Chapin man’s family heirloom returned after being found in Pennsylvania antique store
One piece of family history found its way back home to Chapin resident Samuel Bolton Monday afternoon. He was contacted by a stranger named Jamie through Facebook last week inquiring about his deceased father (whose name was also Samuel Bolton). Although Bolton said he was skeptical at first, he chose to respond. What he didn’t know, was that this stranger had no ill intent behind her message, but rather, was about to reunite him with a long-forgotten antique.
The message read: “Mr. Bolton, Sorry to bug you but I recently purchased a Zippo that may have belonged to your father. Did he serve in the coast guard?” After Bolton confirmed her inquiry, she sent him a picture of the lighter and asked, “Let me know if you’d like it. Seemed like a very personal item that should be with the family. I had zippo repair and clean as it was rusted out and broken.” She purchased it at an antique store in Pennsylvania.
Bolton’s father obtained the lighter while serving in the coast guard during the Vietnam war in the early 1960s. “Samuel Bolton 348-256 USCG,” was hand-inscribed on the back, along with the name “Ruth” on the cap. “I remember asking him who Ruth was when I saw that, because my mom’s name is Judy,” he laughed.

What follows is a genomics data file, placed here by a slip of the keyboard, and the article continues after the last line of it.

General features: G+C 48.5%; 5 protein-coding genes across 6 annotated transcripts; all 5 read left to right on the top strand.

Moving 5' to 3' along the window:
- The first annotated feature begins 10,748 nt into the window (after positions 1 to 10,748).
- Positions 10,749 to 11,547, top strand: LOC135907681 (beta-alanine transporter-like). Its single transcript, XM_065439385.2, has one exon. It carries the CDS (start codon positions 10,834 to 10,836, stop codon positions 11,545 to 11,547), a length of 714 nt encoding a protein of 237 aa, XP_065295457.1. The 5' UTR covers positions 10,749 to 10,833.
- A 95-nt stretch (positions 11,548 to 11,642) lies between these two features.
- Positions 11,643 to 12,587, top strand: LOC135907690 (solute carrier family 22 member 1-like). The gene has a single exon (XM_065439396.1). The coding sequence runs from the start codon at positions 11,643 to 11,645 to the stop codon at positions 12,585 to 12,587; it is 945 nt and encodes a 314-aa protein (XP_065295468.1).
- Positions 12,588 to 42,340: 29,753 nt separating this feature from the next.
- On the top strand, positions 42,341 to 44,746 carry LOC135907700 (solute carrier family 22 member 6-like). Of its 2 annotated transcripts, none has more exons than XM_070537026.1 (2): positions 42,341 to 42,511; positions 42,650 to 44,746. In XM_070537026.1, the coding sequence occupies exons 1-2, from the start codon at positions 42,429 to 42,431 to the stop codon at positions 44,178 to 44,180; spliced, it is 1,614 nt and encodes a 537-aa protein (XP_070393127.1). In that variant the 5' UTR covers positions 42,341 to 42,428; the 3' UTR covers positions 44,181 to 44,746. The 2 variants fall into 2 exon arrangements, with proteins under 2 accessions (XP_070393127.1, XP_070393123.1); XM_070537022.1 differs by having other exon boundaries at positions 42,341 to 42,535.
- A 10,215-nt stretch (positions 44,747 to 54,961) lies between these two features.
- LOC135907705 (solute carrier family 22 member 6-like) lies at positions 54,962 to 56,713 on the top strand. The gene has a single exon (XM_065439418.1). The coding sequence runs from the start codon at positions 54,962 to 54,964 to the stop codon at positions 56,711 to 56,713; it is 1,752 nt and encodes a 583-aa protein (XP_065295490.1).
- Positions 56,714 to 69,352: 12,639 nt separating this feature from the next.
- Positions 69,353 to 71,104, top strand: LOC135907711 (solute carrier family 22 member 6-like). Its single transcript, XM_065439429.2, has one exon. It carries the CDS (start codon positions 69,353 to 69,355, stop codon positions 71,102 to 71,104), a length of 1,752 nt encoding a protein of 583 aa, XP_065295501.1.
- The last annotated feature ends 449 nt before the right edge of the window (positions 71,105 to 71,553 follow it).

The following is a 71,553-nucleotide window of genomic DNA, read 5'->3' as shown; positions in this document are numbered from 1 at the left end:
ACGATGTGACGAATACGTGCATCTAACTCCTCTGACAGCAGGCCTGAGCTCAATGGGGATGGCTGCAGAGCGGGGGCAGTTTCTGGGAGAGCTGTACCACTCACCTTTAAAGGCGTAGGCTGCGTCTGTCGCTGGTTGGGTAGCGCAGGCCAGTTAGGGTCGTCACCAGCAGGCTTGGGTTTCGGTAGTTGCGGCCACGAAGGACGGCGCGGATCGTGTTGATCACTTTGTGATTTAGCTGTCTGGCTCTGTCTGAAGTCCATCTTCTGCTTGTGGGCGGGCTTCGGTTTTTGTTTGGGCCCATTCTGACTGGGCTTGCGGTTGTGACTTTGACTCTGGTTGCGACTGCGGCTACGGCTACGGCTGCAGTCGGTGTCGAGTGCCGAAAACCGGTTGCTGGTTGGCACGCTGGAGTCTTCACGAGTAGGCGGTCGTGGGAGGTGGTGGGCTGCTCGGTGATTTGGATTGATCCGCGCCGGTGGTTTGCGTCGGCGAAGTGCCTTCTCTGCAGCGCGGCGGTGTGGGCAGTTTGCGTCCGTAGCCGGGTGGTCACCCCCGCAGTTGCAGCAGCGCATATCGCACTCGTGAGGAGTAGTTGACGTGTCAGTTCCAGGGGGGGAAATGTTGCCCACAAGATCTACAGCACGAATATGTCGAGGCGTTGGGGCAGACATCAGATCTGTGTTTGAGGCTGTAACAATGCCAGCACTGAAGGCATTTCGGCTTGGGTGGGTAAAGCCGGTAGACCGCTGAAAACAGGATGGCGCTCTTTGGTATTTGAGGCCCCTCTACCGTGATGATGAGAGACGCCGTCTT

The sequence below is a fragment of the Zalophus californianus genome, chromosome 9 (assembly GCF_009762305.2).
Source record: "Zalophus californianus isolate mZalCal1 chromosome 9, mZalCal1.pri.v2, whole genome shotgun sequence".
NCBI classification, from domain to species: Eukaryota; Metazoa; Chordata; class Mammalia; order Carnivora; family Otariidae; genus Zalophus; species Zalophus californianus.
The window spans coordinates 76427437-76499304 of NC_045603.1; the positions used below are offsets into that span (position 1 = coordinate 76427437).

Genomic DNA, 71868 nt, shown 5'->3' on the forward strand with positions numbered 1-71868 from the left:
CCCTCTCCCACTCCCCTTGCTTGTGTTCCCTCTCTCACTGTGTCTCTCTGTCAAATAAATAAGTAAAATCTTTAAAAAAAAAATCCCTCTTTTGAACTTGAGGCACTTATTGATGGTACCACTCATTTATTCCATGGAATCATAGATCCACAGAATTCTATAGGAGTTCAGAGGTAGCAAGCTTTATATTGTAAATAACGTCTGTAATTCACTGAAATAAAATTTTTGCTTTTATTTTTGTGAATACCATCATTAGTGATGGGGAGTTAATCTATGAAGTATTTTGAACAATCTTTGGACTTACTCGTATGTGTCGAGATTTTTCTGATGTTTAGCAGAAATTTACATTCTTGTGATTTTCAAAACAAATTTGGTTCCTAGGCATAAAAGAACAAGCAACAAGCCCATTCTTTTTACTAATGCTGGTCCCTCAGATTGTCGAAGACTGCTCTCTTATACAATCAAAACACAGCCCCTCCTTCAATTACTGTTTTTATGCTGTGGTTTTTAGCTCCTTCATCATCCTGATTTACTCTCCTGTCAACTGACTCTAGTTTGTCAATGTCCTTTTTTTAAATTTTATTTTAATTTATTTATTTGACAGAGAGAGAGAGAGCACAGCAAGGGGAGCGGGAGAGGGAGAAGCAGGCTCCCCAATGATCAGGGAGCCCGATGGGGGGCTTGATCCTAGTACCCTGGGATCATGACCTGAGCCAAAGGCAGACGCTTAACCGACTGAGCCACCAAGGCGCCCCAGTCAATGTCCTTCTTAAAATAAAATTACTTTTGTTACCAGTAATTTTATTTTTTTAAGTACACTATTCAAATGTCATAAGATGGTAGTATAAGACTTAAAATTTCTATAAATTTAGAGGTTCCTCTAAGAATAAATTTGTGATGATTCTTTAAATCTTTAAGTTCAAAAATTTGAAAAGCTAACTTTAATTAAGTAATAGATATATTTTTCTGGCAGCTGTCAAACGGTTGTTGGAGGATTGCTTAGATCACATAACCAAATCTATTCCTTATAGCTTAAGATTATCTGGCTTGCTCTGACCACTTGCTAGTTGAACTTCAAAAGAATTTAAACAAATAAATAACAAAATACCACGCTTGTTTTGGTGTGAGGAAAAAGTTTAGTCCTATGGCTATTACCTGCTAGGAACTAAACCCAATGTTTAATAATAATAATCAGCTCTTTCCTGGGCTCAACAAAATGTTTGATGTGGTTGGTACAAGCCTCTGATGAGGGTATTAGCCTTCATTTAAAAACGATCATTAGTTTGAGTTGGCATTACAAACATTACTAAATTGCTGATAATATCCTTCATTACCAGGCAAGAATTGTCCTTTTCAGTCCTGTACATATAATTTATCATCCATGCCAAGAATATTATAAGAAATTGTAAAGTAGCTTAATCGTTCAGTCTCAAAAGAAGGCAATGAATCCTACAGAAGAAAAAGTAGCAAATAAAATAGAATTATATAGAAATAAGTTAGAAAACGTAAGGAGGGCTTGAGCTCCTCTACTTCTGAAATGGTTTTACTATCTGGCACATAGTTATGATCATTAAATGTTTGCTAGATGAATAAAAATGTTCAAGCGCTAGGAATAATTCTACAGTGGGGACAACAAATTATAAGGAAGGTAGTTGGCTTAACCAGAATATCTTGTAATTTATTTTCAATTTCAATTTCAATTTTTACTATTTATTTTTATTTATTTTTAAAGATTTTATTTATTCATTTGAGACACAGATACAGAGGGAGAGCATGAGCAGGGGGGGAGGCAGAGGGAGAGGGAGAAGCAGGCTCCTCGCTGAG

It’s been about three years since Bolton’s father passed away. His mother auctioned off many of his items before Bolton was able to look through everything. “When we went up for his funeral, I remember seeing his lighter,” he said. “There was a lot of stuff I didn’t get to keep.”
Jamie mailed the Zippo to Bolton and he received it Monday afternoon. “When I opened it, this feeling of nostalgia came over me. Made me feel like a piece of my dad is returned home,” he said.
Bolton was shocked that someone would take the time to restore a lighter just to gift it to someone else. However, Jamie told him she had just lost her father recently and understood the importance of memories. “I get how even the smallest mementos are precious,” she wrote.
Now that Bolton has it, he said he’s debating putting lighter fuel inside to make it functional again. “My son was talking about his birthday plans, he’s turning 18 in March. He wants to go to a gas station to buy a cigar,” he said. “And how cool would it be if I lit his first cigar with my dad’s lighter?” Whether or not he uses it again, Bolton said now that it’s gotten back to them, it will continue to remain in their family.